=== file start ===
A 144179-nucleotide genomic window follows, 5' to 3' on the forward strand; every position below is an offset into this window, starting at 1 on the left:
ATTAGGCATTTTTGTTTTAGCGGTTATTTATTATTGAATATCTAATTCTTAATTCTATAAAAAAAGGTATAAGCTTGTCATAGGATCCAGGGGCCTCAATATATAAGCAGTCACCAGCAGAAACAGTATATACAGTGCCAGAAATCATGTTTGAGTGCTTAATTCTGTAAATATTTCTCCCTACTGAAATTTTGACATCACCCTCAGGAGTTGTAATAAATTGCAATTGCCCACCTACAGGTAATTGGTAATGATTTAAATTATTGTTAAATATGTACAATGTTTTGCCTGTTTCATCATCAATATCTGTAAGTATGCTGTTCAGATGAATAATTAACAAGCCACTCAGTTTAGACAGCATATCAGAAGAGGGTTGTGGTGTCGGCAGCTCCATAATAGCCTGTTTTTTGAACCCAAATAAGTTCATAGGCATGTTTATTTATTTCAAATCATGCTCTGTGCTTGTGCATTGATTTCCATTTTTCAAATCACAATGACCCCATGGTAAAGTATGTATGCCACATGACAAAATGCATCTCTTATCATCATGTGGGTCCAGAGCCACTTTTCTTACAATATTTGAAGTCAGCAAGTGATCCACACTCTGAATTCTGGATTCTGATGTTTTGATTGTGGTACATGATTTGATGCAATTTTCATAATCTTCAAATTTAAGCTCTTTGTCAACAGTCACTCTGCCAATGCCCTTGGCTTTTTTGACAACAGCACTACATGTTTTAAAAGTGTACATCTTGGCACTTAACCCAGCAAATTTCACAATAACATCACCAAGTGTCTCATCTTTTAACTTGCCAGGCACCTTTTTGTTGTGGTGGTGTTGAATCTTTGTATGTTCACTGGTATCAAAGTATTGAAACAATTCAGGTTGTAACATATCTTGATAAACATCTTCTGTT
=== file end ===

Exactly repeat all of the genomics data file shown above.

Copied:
A 144179-nucleotide genomic window follows, 5' to 3' on the forward strand; every position below is an offset into this window, starting at 1 on the left:
ATTAGGCATTTTTGTTTTAGCGGTTATTTATTATTGAATATCTAATTCTTAATTCTATAAAAAAAGGTATAAGCTTGTCATAGGATCCAGGGGCCTCAATATATAAGCAGTCACCAGCAGAAACAGTATATACAGTGCCAGAAATCATGTTTGAGTGCTTAATTCTGTAAATATTTCTCCCTACTGAAATTTTGACATCACCCTCAGGAGTTGTAATAAATTGCAATTGCCCACCTACAGGTAATTGGTAATGATTTAAATTATTGTTAAATATGTACAATGTTTTGCCTGTTTCATCATCAATATCTGTAAGTATGCTGTTCAGATGAATAATTAACAAGCCACTCAGTTTAGACAGCATATCAGAAGAGGGTTGTGGTGTCGGCAGCTCCATAATAGCCTGTTTTTTGAACCCAAATAAGTTCATAGGCATGTTTATTTATTTCAAATCATGCTCTGTGCTTGTGCATTGATTTCCATTTTTCAAATCACAATGACCCCATGGTAAAGTATGTATGCCACATGACAAAATGCATCTCTTATCATCATGTGGGTCCAGAGCCACTTTTCTTACAATATTTGAAGTCAGCAAGTGATCCACACTCTGAATTCTGGATTCTGATGTTTTGATTGTGGTACATGATTTGATGCAATTTTCATAATCTTCAAATTTAAGCTCTTTGTCAACAGTCACTCTGCCAATGCCCTTGGCTTTTTTGACAACAGCACTACATGTTTTAAAAGTGTACATCTTGGCACTTAACCCAGCAAATTTCACAATAACATCACCAAGTGTCTCATCTTTTAACTTGCCAGGCACCTTTTTGTTGTGGTGGTGTTGAATCTTTGTATGTTCACTGGTATCAAAGTATTGAAACAATTCAGGTTGTAACATATCTTGATAAACATCTTCTGTT